Making Your Community Inflation- and Recession-Proof

Making Your Community Inflation- and Recession-Proof

By Brad Baecht & Caronlina Serrano / Published November 2022

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Florida community associations and property managers do not need an economics degree to understand that inflation—and the possibility of a recession—will have a significant impact on the costs involved with the daily operation of communities. It will be felt in the year ahead, so prudent decisions should be made now to recession-proof communities across our state.

     An inflation cycle exacerbates supply chain issues from the past few years, with everything from food to gasoline building materials, and maintenance items becoming more expensive. Association boards and managers must have proactive conversations to protect their communities from these macro-economic dynamics while maintaining a flexible approach as the cycle evolves.

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     From luxury high-rises to sprawling, single-family HOAs, qualified reserve specialists are being retained to conduct new reserve studies. These studies factor inflation into replacement cost calculations, while also accounting for fluctuations in labor and material costs. They are a pivotal first step to preventing special assessments. Such studies also must account for Florida’s new law imposing reserve requirements and mandating 25-year inspections. Many older buildings will have to embark on expensive restoration projects to comply with the law. That is where the pain of labor and material cost hikes will particularly be experienced. Bringing in third-party experts, including attorneys, to explain the post-Surfside tragedy reserve requirements can help residents fully understand the advice managers are giving. Florida communities have many seasonal residents from other states and countries, and they might not be up to speed on the law changes.

     Other important considerations and best practices for Florida’s communities include the following:

  • Transparency about timetables and costs is critical. Associations must understand that items once secured within three months might now take up to six months to receive. Explain that supplies not purchased today will be more expensive three months down the road. This year our company was able to leverage strong relationships with certain suppliers to bulk purchase key items, especially disaster preparedness items such as diesel fuel and generators, for our entire portfolio at a substantial discount. The savings were passed on to each individual association. Pre-purchasing essential items now is a major step in mitigating against inflation.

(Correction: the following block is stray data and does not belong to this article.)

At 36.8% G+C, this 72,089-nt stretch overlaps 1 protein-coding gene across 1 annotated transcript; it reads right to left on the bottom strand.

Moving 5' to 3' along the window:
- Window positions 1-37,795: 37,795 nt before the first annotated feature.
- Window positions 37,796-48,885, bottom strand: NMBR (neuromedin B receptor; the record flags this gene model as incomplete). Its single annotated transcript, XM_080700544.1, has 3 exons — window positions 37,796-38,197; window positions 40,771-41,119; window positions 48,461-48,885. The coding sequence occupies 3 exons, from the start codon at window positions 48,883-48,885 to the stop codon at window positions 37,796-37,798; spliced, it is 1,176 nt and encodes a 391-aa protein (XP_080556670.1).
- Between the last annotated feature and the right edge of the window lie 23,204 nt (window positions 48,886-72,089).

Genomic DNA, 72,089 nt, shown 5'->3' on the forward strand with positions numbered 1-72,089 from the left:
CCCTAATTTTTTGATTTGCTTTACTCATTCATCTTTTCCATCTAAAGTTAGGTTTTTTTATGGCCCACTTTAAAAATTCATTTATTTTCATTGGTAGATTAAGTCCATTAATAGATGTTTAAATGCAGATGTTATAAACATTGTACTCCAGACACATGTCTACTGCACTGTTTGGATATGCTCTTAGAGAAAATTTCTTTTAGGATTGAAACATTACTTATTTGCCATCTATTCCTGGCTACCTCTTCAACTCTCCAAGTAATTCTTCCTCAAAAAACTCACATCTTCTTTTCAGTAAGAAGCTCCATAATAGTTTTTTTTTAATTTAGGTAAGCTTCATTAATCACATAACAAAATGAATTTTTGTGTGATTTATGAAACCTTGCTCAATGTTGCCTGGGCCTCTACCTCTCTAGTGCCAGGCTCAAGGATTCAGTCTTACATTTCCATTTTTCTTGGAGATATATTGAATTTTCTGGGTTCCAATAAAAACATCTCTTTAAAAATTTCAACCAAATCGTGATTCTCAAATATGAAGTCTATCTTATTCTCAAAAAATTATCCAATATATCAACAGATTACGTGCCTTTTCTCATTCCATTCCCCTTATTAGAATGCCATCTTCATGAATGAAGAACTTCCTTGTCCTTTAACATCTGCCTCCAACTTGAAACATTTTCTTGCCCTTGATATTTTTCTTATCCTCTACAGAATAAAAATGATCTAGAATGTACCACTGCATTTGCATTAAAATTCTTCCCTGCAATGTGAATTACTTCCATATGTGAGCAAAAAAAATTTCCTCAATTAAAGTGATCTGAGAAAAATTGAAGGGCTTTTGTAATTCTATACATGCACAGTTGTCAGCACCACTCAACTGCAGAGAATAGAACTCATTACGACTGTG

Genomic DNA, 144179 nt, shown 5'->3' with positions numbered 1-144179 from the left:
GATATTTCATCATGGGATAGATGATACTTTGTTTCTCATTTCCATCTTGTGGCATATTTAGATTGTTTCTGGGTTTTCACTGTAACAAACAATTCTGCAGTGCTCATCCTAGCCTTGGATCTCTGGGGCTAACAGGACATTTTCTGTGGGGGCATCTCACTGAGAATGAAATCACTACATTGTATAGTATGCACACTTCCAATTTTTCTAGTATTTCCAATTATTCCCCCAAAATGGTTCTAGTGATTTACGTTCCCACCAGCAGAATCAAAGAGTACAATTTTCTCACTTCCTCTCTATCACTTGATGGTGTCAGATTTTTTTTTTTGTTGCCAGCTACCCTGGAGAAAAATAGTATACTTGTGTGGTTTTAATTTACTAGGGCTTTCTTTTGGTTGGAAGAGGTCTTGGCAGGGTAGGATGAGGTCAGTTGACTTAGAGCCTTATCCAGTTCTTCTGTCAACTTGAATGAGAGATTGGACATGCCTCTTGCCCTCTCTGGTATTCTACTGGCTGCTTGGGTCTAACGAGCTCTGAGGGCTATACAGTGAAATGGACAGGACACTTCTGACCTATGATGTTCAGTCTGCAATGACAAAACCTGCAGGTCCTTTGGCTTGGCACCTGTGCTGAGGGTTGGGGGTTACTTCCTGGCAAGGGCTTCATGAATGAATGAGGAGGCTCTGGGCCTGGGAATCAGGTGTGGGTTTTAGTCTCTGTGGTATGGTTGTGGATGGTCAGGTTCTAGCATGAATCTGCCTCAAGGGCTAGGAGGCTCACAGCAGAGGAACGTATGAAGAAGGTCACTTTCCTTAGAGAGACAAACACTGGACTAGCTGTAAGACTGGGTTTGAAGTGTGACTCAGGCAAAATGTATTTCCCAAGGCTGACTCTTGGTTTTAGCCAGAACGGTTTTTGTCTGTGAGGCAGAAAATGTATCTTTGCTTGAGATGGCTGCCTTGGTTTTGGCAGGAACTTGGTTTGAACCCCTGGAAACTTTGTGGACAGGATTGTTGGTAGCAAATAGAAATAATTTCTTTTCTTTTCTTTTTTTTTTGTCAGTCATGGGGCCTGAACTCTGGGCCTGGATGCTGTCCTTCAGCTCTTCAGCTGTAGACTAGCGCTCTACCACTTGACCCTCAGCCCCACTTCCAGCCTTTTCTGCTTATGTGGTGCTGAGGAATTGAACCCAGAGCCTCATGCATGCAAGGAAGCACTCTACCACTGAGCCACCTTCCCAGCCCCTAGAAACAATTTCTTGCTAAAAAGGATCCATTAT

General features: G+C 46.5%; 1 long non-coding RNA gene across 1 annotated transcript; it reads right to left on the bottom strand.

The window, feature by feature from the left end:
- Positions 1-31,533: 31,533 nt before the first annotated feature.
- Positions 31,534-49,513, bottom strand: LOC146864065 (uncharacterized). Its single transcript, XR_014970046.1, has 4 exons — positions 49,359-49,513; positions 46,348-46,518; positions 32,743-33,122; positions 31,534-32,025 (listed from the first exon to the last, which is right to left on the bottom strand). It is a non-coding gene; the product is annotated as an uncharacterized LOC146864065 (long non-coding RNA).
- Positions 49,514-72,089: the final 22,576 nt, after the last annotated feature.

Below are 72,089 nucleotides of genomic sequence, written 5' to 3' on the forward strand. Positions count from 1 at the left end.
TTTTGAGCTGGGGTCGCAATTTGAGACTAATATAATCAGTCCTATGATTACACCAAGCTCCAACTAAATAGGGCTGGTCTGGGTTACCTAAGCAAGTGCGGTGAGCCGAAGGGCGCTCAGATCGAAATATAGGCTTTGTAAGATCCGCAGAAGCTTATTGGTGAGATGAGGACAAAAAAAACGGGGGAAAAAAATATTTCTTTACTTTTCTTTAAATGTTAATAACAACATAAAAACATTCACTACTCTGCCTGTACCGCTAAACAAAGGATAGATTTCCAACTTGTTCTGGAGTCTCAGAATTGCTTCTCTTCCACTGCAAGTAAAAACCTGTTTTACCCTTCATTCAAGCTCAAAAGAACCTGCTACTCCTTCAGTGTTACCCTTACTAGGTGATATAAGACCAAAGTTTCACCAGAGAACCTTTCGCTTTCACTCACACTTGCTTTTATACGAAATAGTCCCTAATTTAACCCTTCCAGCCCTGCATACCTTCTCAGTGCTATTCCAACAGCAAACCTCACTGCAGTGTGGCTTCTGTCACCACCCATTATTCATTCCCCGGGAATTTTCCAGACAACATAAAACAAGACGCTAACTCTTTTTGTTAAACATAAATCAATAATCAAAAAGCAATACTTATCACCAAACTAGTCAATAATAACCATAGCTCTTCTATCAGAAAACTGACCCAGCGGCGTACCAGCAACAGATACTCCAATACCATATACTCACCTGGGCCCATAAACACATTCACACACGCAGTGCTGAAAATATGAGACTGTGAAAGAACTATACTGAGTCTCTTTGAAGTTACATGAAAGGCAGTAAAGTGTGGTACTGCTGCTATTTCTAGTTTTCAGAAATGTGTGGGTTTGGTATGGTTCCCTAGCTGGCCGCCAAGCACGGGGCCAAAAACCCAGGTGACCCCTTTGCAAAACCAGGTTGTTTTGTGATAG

• Distinguish between true priorities and “nice-to-have” expenses. A common past mistake by association boards was favoring aesthetic enhancements over investing in life-safety equipment and infrastructure repairs. These days, it is far too costly to focus on superficial touch-ups over vital goods, services, and restoration projects. Community managers should educate board members about prioritizing so that cosmetic upgrades are moved to the bottom of the to-do list and safety jumps to the top.
  • Reassess agreements with key vendors and negotiate new terms as needed. Costs are also surging for vendors who service communities, so association boards and managers need to be ready for those increases to be passed through to the community level. For instance, many communities are seeing insurance rates increase by 25 to 100 percent. If the costs of certain services become simply too much to budget for, consider changing vendors. It comes down to sound budgeting practices that properly account for all ways in which inflation is changing the landscape with vendor costs.
  • Take the reserve study’s conclusion to heart. The study will make it clear whether an association needs to allocate funds for—or increase existing—reserves. Credit lines or traditional loans are an option worth considering as a back-up plan. For older coastal communities with significant structural repair needs, there will be no way around special assessments to cover the millions of dollars in construction and labor costs. Those can be doled out in phases to make the immediate impact less severe.

     Association boards are not alone in this predicament.  Their property management companies should be able to assess each association’s cash flow needs and identify sources of funds, either through maintenance fee increases or securing a loan from a reputable association bank.  

     Following these steps will protect Florida communities from any near-term, inflation-related volatility and also help ensure a sound financial future.

Brad Baecht & Carolina Serrano


     Brad Baecht and Carolina Serrano are vice presidents at KW PROPERTY MANAGEMENT & CONSULTING. KWPMC is one of Florida’s largest residential property management companies, with more than 2,000 employees and 90,000 units under management. Its portfolio includes upscale high-rise towers, townhome communities, and homeowners associations. Visit for more information.